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Pediatric Drugs

, Volume 4, Issue 12, pp 771–778 | Cite as

Should β-Blockers be Used for the Treatment of Pediatric Patients with Chronic Heart Failure?

Leading Article

Abstract

In multiple clinical trials, β-blockers have been shown to significantly improve morbidity and mortality in adults with chronic congestive heart failure, but there is little reported experience with their use in children. Heart failure involves activation of the adrenergic nervous system and other neurohumoral systems in order to maintain cardiovascular homeostasis. These compensatory mechanisms have been shown to cause myocardial damage with chronic activation, which has been hypothesized to be a major contributing factor to the clinical deterioration of adults with heart failure. Studies have demonstrated inhibition of this neurohumoral response and concomitant clinical benefits with β-blockers. Consequently, β-blockers have evolved to become an important part of comprehensive medical therapy for congestive heart failure in adults.

Pediatric heart failure represents an entirely different spectrum of disease, caused more commonly by congenital heart disease than cardiomyopathy. Surgical palliation and correction are important components of pediatric heart failure therapy, and residual, postsurgical cardiac lesions can lead to chronic heart failure. Although neurohumoral activation in children is similar to that in adults with heart failure, there are important differences from adults in physiology and developmental changes that are especially observed in infants.

Current published clinical experience with β-blocker use in children with heart failure is limited to case series with relatively small numbers of patients. Nevertheless, these series show consistent symptomatic improvement, and improvement in ventricular systolic function in patients with cardiomyopathies and congenital heart disease, similar to findings in adults. Adverse effects were common and many patients in these studies had adverse outcomes (death and/or need for transplantation). One study has noted differences in pharmacokinetics in children compared with adults. However, a multicenter, randomized controlled trial to evaluate carvedilol in pediatric heart failure from systolic ventricular dysfunction is currently ongoing and should help to clarify the efficacy and tolerability of carvedilol in children.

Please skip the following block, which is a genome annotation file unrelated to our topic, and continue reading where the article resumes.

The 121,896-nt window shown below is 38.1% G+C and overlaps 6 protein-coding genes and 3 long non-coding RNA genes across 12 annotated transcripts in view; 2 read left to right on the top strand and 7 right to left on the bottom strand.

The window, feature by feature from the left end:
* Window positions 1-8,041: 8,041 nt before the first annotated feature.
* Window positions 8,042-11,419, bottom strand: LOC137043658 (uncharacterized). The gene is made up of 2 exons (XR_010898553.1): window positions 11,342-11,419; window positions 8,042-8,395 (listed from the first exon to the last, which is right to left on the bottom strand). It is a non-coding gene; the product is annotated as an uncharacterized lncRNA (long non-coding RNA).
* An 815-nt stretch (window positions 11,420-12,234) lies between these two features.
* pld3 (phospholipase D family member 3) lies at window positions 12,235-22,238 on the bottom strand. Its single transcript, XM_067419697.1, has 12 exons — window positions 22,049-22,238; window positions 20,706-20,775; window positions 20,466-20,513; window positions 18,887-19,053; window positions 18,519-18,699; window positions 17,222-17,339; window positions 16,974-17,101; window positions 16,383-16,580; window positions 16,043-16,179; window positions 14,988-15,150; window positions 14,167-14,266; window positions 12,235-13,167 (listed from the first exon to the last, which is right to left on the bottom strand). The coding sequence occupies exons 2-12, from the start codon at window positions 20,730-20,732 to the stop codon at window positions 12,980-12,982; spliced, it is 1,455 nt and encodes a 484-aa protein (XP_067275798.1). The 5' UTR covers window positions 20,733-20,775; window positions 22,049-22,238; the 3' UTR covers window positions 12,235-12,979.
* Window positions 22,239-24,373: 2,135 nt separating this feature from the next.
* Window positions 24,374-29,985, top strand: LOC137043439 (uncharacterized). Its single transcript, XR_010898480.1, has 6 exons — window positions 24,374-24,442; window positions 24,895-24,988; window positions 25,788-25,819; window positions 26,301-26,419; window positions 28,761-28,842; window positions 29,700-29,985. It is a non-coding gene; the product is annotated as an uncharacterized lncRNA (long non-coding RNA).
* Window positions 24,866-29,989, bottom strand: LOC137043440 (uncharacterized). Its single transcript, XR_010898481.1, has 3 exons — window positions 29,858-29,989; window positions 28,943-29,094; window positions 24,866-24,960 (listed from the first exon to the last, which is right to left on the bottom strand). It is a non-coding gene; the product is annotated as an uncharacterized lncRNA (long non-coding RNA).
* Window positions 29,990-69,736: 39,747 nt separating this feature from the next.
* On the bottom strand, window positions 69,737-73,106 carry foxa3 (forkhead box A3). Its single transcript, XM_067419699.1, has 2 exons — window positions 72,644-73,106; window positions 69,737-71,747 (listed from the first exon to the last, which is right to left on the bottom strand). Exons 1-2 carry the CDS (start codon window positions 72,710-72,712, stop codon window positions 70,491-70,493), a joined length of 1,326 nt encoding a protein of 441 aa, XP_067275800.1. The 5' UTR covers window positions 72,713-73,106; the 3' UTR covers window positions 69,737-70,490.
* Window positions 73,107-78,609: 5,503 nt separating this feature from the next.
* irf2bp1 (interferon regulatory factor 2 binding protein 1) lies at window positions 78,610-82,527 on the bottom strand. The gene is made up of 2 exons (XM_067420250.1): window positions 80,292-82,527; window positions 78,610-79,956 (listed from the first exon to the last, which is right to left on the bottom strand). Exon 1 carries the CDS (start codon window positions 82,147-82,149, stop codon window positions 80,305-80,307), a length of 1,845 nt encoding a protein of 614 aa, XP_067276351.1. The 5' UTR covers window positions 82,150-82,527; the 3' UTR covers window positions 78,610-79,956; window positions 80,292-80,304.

Keywords

Heart Failure Digoxin Chronic Heart Failure Metoprolol Carvedilol 
These keywords were added by machine and not by the authors. This process is experimental and the keywords may be updated as the learning algorithm improves.

Notes

Acknowledgements

The authors have provided no information on sources of funding or on conflicts of interest directly relevant to the content of this review.

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Copyright information

© Adis International Limited 2002

Authors and Affiliations

  1. 1.Department of Pediatrics, Division of Pediatric Cardiology, St John’s Mercy Medical CenterChildren’s Heart Center of St LouisSt LouisUSA
  2. 2.Department of Pediatrics, Division of Pediatric Cardiology, 3S-30, St Louis Children’s HospitalWashington University in St Louis School of MedicineSt LouisUSA

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